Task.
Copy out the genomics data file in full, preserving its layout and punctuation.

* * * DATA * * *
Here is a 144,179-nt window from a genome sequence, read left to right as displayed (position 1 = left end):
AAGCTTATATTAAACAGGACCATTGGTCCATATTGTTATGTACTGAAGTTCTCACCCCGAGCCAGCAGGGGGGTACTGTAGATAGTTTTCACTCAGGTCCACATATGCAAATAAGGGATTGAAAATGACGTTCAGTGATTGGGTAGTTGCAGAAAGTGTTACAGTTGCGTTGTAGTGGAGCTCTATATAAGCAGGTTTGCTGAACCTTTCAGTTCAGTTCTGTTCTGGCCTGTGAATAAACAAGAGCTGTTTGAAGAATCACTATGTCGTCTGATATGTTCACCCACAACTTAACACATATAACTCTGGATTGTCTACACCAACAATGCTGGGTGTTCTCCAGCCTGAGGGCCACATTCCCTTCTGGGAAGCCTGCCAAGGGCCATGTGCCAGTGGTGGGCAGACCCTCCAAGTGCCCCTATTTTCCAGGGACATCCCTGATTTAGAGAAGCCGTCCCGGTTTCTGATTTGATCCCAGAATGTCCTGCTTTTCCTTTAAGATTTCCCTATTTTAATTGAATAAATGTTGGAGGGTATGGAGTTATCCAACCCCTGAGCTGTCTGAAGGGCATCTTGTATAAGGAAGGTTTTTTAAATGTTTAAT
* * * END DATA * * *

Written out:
Here is a 144,179-nt window from a genome sequence, read left to right as displayed (position 1 = left end):
AAGCTTATATTAAACAGGACCATTGGTCCATATTGTTATGTACTGAAGTTCTCACCCCGAGCCAGCAGGGGGGTACTGTAGATAGTTTTCACTCAGGTCCACATATGCAAATAAGGGATTGAAAATGACGTTCAGTGATTGGGTAGTTGCAGAAAGTGTTACAGTTGCGTTGTAGTGGAGCTCTATATAAGCAGGTTTGCTGAACCTTTCAGTTCAGTTCTGTTCTGGCCTGTGAATAAACAAGAGCTGTTTGAAGAATCACTATGTCGTCTGATATGTTCACCCACAACTTAACACATATAACTCTGGATTGTCTACACCAACAATGCTGGGTGTTCTCCAGCCTGAGGGCCACATTCCCTTCTGGGAAGCCTGCCAAGGGCCATGTGCCAGTGGTGGGCAGACCCTCCAAGTGCCCCTATTTTCCAGGGACATCCCTGATTTAGAGAAGCCGTCCCGGTTTCTGATTTGATCCCAGAATGTCCTGCTTTTCCTTTAAGATTTCCCTATTTTAATTGAATAAATGTTGGAGGGTATGGAGTTATCCAACCCCTGAGCTGTCTGAAGGGCATCTTGTATAAGGAAGGTTTTTTAAATGTTTAAT